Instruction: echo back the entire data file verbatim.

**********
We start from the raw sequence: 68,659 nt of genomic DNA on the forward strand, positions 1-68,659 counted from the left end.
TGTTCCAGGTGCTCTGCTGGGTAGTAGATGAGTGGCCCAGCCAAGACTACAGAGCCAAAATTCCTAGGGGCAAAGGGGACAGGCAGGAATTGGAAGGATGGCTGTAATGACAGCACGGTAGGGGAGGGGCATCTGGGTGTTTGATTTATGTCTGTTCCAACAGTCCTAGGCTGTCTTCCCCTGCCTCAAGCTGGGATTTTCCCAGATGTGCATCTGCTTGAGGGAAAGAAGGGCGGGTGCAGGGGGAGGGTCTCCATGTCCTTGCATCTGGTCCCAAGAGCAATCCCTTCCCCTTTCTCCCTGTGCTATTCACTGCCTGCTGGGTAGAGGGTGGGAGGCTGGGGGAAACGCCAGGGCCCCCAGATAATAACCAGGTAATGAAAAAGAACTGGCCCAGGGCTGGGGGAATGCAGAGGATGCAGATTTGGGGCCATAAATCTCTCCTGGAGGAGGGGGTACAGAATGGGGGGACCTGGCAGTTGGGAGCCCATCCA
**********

We start from the raw sequence: 68,659 nt of genomic DNA on the forward strand, positions 1-68,659 counted from the left end.
TGTTCCAGGTGCTCTGCTGGGTAGTAGATGAGTGGCCCAGCCAAGACTACAGAGCCAAAATTCCTAGGGGCAAAGGGGACAGGCAGGAATTGGAAGGATGGCTGTAATGACAGCACGGTAGGGGAGGGGCATCTGGGTGTTTGATTTATGTCTGTTCCAACAGTCCTAGGCTGTCTTCCCCTGCCTCAAGCTGGGATTTTCCCAGATGTGCATCTGCTTGAGGGAAAGAAGGGCGGGTGCAGGGGGAGGGTCTCCATGTCCTTGCATCTGGTCCCAAGAGCAATCCCTTCCCCTTTCTCCCTGTGCTATTCACTGCCTGCTGGGTAGAGGGTGGGAGGCTGGGGGAAACGCCAGGGCCCCCAGATAATAACCAGGTAATGAAAAAGAACTGGCCCAGGGCTGGGGGAATGCAGAGGATGCAGATTTGGGGCCATAAATCTCTCCTGGAGGAGGGGGTACAGAATGGGGGGACCTGGCAGTTGGGAGCCCATCCA